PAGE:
To inform California policymakers about the status of arts education, SRI examined student access to arts education in California schools and conducted follow-up studies examining factors influencing K–12 arts education. The research resulted in a series of reports titled An Unfinished Canvas.
Policies enacted at both the state and federal levels demonstrate a commitment to arts education. In 2001, the California State Board of Education adopted content standards for the visual and performing arts. In 2002, the federal No Child Left Behind legislation, with provisions recognizing the arts as a core subject, was signed into law. Beginning in 2005–06, students seeking admission to the University of California and California State University systems are required to take one full year of arts education coursework during high school.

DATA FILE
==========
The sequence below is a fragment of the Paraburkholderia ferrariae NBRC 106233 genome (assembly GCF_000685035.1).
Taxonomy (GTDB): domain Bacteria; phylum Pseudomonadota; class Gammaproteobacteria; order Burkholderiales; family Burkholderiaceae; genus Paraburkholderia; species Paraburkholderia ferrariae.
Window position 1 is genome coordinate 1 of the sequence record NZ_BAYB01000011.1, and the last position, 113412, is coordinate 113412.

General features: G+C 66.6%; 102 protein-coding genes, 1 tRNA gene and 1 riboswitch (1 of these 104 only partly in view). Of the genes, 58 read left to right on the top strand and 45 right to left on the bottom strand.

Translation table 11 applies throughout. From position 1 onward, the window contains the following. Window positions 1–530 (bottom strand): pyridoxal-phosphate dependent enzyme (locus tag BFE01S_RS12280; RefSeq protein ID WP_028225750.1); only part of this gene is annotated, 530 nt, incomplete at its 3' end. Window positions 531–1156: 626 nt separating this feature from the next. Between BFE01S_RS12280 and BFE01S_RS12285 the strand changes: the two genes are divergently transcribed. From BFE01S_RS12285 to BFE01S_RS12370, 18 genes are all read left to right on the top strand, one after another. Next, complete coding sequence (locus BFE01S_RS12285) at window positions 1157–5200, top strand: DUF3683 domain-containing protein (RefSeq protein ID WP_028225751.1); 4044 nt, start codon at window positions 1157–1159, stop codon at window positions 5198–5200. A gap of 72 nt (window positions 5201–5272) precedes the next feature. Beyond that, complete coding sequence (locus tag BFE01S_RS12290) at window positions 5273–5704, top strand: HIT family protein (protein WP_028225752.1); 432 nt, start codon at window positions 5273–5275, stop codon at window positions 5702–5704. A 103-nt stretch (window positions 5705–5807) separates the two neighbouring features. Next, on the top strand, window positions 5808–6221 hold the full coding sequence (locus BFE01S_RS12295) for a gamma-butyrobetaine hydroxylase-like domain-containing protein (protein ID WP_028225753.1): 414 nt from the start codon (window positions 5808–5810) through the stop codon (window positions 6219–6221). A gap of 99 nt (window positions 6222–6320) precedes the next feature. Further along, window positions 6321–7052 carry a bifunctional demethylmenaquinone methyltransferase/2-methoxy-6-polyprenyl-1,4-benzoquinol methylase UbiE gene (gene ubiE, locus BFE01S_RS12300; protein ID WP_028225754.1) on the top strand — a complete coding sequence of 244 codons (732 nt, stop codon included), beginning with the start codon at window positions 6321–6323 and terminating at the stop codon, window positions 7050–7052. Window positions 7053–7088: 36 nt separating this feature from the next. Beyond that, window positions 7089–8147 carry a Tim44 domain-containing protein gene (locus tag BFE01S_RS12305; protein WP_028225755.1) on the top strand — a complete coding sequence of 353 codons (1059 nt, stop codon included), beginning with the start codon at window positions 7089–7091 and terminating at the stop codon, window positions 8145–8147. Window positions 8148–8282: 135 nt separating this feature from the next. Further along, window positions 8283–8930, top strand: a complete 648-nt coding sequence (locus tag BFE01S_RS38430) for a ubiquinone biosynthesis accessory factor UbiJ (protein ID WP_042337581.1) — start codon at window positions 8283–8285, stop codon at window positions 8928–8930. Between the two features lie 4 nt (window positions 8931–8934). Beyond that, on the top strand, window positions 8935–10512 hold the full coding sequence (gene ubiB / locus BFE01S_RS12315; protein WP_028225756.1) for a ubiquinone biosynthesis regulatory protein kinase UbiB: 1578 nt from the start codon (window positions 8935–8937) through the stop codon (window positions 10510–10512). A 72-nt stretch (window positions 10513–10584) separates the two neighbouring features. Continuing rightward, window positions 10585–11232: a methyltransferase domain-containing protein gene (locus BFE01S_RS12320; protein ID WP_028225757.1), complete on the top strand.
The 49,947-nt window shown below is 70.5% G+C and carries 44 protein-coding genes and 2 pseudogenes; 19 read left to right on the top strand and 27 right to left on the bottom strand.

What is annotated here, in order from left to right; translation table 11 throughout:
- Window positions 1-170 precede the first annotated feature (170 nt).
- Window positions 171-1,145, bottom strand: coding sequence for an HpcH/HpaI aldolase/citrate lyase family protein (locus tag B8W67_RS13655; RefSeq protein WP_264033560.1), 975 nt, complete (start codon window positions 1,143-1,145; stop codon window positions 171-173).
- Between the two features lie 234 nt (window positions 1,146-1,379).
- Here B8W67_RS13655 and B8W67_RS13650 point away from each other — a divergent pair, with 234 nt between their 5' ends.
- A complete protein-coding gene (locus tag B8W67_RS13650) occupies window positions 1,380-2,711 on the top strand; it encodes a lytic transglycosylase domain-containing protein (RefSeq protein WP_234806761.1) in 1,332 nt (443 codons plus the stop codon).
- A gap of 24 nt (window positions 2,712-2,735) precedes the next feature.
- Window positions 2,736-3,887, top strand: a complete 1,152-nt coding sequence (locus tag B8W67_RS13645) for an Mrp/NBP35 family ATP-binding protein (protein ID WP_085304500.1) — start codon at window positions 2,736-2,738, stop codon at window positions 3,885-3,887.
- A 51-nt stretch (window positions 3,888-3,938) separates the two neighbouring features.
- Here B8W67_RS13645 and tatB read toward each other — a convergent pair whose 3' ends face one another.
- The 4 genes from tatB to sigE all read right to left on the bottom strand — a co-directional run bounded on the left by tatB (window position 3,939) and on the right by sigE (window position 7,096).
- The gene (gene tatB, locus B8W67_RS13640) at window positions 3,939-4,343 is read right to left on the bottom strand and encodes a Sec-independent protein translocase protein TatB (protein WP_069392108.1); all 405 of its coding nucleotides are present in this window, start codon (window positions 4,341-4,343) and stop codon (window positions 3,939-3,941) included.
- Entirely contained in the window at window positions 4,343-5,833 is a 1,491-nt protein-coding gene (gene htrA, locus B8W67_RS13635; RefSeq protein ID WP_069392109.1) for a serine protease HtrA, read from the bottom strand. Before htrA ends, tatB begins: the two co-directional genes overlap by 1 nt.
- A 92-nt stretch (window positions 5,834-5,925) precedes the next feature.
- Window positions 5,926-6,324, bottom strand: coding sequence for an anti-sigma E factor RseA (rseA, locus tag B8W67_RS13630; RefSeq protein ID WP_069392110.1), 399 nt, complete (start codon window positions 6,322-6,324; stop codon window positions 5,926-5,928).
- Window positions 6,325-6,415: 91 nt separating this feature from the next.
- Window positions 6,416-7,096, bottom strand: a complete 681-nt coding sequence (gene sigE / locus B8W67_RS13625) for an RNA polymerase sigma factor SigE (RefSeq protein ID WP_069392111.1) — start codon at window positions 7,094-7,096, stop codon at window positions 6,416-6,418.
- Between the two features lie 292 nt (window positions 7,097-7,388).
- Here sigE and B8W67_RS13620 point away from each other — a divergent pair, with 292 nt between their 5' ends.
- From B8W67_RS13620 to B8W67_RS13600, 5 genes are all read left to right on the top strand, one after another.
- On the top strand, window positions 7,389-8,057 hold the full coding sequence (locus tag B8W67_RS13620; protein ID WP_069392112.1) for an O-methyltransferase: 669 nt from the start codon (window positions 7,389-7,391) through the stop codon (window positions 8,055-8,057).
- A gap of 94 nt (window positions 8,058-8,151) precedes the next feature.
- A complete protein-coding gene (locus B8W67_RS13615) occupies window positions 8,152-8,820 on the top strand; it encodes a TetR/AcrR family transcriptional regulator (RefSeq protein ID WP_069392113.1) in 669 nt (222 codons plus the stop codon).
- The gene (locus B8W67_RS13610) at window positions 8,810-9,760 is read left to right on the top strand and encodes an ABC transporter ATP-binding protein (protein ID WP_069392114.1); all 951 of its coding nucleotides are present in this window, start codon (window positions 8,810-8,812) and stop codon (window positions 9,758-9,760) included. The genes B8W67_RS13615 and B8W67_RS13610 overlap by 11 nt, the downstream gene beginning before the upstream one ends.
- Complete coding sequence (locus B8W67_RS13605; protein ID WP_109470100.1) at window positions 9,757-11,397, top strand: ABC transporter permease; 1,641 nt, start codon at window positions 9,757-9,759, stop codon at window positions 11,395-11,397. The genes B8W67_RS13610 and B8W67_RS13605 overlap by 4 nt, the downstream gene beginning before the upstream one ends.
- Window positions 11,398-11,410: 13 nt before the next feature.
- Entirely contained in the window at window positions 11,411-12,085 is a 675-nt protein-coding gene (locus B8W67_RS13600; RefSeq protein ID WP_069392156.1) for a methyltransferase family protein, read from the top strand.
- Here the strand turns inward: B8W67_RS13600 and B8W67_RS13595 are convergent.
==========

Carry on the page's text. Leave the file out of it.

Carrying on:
Despite expectations and enthusiasm for instruction in the arts, little information about California students’ access to and performance in the arts was available, and statewide information about the delivery of arts education was lacking.
To better inform policymakers and arts education funders about the status of arts education in California, The William and Flora Hewlett Foundation funded SRI International to conduct a study to examine students’ access to arts education in California schools (published in 2007), followed by a series of follow-up studies examining some of the factors influencing K–12 arts education (published in 2008 and 2009).